The SAFER 2 study is a randomised controlled trial of the clinical and cost effectiveness of new protocols for emergency ambulance personnel to assess and refer older people who fall to appropriate community based care. The protocol for the study, led by Prof Helen Snooks at Swansea University and including Prof. Niro Siriwardena of the CaHRU and East Midlands Ambulance Service NHS Trust as a collaborator, has recently been published in BMJ Open:
Snooks H, Anthony R, Chatters R, Cheung WY, Dale J, Donohoe R, Gaze S, Halter M, Koniotou M, Logan L, Lyons R, Mason S, Nicholl J, Phillips C, Phillips J, Russell I, Siriwardena AN, Wani M, Watkins A, Whitfield R, Wilson L. Support and assessment for fall emergency referrals (SAFER 2) research protocol: cluster randomised trial of the clinical and cost effectiveness of new protocols for emergency ambulance paramedics to assess and refer to appropriate community-based care. BMJ Open 2012;2: e002169. doi:10.1136/bmjopen-2012-002169
The study measured the costs and benefits of a novel protocol implemented by emergency ambulance paramedics caring for older people who had fallen, allowing the paramedic to assess and refer appropriate patients to a community based falls service. The study involved ambulance services in London,Wales,East Midlands. Stations were randomly allocated to implement the new protocol (intervention) or continue to provide care according to their standard practice (control).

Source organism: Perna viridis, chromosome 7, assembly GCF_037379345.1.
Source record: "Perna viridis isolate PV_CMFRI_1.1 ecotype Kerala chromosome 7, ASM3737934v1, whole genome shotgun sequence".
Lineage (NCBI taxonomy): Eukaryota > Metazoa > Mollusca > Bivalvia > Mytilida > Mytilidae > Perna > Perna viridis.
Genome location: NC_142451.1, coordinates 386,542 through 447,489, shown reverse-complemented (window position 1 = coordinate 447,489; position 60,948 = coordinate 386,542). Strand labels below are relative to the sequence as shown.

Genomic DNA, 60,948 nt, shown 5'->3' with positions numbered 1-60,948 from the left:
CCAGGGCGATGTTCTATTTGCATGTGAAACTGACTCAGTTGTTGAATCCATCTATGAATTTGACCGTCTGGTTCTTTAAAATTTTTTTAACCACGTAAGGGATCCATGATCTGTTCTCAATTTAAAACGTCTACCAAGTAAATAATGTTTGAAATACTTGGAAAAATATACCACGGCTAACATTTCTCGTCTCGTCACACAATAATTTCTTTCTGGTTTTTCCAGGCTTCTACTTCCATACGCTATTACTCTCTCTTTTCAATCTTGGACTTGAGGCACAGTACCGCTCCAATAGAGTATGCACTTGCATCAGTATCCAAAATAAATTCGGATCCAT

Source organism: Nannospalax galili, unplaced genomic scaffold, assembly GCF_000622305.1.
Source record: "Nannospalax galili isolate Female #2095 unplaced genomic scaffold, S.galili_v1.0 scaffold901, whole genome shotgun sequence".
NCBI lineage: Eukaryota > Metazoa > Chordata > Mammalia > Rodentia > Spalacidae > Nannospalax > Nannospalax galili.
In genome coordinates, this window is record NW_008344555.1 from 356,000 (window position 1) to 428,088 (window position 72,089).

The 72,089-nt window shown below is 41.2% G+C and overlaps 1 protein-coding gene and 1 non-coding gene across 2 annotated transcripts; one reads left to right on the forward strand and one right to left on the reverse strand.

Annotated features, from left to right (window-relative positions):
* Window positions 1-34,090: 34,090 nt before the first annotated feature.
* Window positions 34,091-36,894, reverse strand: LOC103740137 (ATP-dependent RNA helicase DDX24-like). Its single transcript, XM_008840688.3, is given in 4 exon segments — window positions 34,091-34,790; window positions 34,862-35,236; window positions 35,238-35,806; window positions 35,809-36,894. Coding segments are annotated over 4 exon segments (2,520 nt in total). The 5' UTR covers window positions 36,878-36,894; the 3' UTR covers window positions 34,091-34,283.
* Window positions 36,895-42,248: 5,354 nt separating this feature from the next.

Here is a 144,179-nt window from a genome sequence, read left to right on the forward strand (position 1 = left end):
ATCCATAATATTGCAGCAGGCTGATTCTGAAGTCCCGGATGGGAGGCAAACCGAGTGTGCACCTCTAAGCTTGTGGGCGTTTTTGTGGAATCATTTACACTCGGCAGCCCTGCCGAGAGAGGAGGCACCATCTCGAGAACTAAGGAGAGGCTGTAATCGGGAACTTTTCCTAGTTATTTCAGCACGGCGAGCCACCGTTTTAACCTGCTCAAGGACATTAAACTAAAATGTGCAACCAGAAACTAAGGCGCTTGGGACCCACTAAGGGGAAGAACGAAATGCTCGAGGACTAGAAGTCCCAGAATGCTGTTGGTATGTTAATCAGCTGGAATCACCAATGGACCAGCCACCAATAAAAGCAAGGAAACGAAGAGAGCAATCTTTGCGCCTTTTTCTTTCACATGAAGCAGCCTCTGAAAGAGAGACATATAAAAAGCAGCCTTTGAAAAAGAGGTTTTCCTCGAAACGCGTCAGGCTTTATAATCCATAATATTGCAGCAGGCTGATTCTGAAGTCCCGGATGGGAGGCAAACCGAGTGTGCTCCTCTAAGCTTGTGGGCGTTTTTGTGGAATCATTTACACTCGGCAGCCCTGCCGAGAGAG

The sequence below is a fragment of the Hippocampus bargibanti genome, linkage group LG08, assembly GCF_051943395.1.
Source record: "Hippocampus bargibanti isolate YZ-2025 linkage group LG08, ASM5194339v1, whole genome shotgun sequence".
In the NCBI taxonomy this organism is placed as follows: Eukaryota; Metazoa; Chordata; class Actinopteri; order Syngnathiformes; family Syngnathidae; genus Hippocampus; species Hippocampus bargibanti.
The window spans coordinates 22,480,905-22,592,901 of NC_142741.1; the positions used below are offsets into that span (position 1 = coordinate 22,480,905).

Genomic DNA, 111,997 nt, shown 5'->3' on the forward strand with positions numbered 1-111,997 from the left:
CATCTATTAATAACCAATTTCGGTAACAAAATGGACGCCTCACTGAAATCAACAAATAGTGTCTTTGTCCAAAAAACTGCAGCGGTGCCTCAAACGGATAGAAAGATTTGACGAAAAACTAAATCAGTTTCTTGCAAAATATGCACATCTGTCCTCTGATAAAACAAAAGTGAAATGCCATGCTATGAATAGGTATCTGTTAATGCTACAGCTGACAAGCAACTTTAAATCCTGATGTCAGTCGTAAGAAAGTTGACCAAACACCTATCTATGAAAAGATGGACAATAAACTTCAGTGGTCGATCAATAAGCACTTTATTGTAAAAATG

Paramedics based at the stations selected for the intervention group received additional training, protocols and clinical support to enable them to assess older people and decide whether they need to be taken to the Emergency Department (ED) immediately, or whether they could benefit from being left at home, with a referral to a community falls service. The study compared costs, processes and outcomes of care (particularly subsequent 999 calls and ED attendances for falls) at 1 and 6 months for patients aged 65 or over who had fallen together with other quantitative and qualitative data.
The study was recently been completed and, currently in the final data collection phase, is due to be published next year.
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